There are suddenly a lot of open-access networks springing up around the country. Traditionally, open-access networks have been built by local governments such as the public utility districts (PUDs) in Washington. Today, there are also open-access networks being built by commercial network owners. I’ve been asked by several internet service providers (ISPs) if they should consider operating on an open-access network. Here are a few of the most important factors to consider about operating on an open-access network:
AT&T will launch broadband services in states it doesn’t currently serve by forming a joint venture with BlackRock to fund the rollout of fiber-optic networks in new markets. The venture with BlackRock Alternatives will be called Gigapower LLC and aims to reach an initial 1.5 million customer locations across the US. The companies didn’t disclose the financial terms of the deal or the states they would seek to serve. The joint venture will be in addition to ATT's current goal of reaching more than 30 million fiber locations, including businesses, by the end of 2025.
A passionate and bipartisan legislative effort to rein in the country’s largest technology companies collapsed this week, the victim of an epic lobbying campaign by Amazon, Apple, Google, and Meta. The internet titans spent hundreds of millions of dollars, sent their chief executives to Washington, and deployed trade groups and sympathetic scholars to quash two antitrust bills co-sponsored by Sen. Amy Klobuchar, a Minnesota Democrat, and Sen. Charles E. Grassley, an Iowa Republican.
Google and Meta, known together in the ad industry as the "duopoly," are expected to bring in less than half of all US digital advertising this year for the first time since 2014.
European Commission accepts commitments by Amazon barring it from using marketplace seller data, and ensuring equal access
The European Commission has made commitments offered by Amazon legally binding under European Union antitrust rules. Amazon's commitments address the Commission's competition concerns over Amazon's use of non-public marketplace seller data and over a possible bias in granting sellers access to its Buy Box and its Prime program. Amazon's practices raised three competition concerns:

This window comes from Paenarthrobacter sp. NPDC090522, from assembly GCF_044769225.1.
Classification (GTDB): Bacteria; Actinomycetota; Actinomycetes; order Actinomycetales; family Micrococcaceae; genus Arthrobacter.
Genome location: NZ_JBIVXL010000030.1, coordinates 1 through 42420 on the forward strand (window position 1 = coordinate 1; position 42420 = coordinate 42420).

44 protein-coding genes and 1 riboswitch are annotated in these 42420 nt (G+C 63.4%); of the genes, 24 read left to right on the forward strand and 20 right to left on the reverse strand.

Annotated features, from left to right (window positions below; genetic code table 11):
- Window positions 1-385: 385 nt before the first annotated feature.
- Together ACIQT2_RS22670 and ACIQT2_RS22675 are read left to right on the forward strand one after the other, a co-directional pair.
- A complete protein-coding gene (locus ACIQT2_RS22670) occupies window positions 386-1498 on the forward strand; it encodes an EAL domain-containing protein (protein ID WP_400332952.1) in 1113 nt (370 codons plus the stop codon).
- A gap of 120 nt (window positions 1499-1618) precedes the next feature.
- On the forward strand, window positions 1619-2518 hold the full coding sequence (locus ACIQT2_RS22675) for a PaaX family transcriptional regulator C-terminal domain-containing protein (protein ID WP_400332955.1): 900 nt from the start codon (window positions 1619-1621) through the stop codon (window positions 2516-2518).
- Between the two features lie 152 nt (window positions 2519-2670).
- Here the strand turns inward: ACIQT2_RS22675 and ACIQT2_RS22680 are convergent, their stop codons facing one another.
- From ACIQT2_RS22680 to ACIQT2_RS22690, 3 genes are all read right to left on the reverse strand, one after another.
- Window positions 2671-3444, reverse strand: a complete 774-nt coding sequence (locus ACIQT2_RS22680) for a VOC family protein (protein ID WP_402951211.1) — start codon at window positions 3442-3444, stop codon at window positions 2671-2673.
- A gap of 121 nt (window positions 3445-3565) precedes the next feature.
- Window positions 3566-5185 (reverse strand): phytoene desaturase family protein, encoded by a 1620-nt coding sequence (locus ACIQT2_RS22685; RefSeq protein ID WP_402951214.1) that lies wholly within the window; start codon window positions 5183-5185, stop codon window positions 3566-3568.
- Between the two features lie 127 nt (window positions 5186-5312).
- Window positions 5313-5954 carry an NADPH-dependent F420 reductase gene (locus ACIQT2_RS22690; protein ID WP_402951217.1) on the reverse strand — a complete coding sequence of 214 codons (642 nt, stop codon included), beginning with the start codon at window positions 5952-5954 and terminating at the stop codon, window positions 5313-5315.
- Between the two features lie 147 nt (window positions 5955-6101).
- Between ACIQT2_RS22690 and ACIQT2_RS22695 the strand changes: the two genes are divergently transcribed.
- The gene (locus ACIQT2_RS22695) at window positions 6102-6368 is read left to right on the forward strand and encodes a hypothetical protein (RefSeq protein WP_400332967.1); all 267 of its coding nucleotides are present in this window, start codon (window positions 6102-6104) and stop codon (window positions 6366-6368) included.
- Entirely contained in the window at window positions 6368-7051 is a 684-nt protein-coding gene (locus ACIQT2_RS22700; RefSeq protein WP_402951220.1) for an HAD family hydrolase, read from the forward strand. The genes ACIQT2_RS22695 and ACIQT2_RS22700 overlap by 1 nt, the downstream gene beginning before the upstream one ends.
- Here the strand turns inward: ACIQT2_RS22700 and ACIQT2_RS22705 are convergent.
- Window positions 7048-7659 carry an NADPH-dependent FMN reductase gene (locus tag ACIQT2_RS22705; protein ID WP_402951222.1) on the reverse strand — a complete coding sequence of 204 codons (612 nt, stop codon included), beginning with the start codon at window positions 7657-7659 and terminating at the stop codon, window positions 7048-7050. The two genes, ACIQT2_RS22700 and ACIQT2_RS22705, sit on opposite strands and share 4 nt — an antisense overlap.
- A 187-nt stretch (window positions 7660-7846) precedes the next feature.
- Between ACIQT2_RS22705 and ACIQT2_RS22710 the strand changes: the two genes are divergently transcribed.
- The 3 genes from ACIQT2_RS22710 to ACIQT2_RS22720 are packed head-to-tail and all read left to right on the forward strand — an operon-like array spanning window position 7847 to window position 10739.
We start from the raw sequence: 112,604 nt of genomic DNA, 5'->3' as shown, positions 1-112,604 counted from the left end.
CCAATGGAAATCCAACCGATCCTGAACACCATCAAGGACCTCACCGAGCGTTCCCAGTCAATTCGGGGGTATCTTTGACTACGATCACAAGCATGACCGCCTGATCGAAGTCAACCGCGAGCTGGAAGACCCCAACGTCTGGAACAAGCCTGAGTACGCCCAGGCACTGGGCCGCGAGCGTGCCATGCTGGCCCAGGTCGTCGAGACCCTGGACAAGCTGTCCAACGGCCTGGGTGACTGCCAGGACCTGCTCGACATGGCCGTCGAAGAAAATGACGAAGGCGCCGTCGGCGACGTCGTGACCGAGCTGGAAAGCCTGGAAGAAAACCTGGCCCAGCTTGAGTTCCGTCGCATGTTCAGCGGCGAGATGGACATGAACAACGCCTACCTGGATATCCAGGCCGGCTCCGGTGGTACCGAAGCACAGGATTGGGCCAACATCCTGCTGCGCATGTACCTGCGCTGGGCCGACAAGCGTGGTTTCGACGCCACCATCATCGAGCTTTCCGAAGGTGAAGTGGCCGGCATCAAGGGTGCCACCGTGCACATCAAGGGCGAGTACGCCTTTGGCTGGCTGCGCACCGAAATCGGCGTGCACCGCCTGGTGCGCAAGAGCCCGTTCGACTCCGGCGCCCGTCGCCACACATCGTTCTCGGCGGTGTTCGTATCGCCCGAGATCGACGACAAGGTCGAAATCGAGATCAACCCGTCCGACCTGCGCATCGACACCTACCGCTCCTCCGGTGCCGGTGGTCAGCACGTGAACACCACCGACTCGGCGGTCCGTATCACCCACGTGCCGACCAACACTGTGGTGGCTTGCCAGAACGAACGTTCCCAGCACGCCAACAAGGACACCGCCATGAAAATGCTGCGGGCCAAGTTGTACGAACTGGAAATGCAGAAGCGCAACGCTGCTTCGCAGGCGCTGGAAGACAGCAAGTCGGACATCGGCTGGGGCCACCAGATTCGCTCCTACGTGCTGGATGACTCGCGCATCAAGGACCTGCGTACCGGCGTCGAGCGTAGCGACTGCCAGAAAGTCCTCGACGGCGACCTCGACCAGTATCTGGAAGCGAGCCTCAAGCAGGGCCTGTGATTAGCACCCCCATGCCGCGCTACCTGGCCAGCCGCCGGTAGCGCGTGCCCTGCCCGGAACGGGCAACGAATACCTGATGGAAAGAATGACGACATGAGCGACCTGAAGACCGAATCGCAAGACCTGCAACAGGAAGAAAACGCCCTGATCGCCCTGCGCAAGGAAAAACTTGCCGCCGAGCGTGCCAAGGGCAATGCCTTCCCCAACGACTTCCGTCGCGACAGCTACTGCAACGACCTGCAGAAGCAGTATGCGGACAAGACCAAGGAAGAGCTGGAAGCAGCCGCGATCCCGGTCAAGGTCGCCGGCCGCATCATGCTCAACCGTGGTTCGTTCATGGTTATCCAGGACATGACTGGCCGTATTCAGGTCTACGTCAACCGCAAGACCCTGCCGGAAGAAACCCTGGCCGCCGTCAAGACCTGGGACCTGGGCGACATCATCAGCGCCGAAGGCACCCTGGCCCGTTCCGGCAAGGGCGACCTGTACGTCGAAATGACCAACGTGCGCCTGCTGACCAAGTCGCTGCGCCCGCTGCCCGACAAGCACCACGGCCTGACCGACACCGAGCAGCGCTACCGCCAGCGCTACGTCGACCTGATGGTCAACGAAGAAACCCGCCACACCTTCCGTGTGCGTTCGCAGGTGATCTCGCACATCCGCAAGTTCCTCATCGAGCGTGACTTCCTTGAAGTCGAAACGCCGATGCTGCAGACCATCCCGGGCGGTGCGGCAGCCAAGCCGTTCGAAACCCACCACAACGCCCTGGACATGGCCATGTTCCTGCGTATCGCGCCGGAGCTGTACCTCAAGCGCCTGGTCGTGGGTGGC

Top cable industry analyst Craig Moffett issued a report with a provocative title, asking, “Is cable a good business?” Clearly, MoffettNathanson’s principal and senior analyst believes Wall Street doesn’t think so.
The Senate Commerce Committee's Subcommittee on Communications, Media and Broadband held a hearing examining ongoing and past efforts within the public and private sectors to bring affordable, resilient and secure broadband to all communities. Four witnesses testified during the hearing:
A Montana state commission advanced grant recommendations for a massive, $309 million rural broadband connectivity push, moving a previously delayed grantmaking process forward despite concerns voiced by Montana-based internet companies about the amount — approximately $110 million — slated for Charter Communications. The money fueling the program comes from the American Rescue Plan Act (ARPA).
The Federal Communications Commission's new broadband maps give us a view of what the broadband competition situation is in the United States. We want to answer the question of how many options a household has for broadband service. Using the new maps, and a 100 Mbps download and 20 upload throughput as the threshold for acceptable broadband, 37% of households have access to one offering, 34% have access to two offerings, and 18% have access to three or more offerings. This is slightly more concentration than was present in the most recent Form 477 data.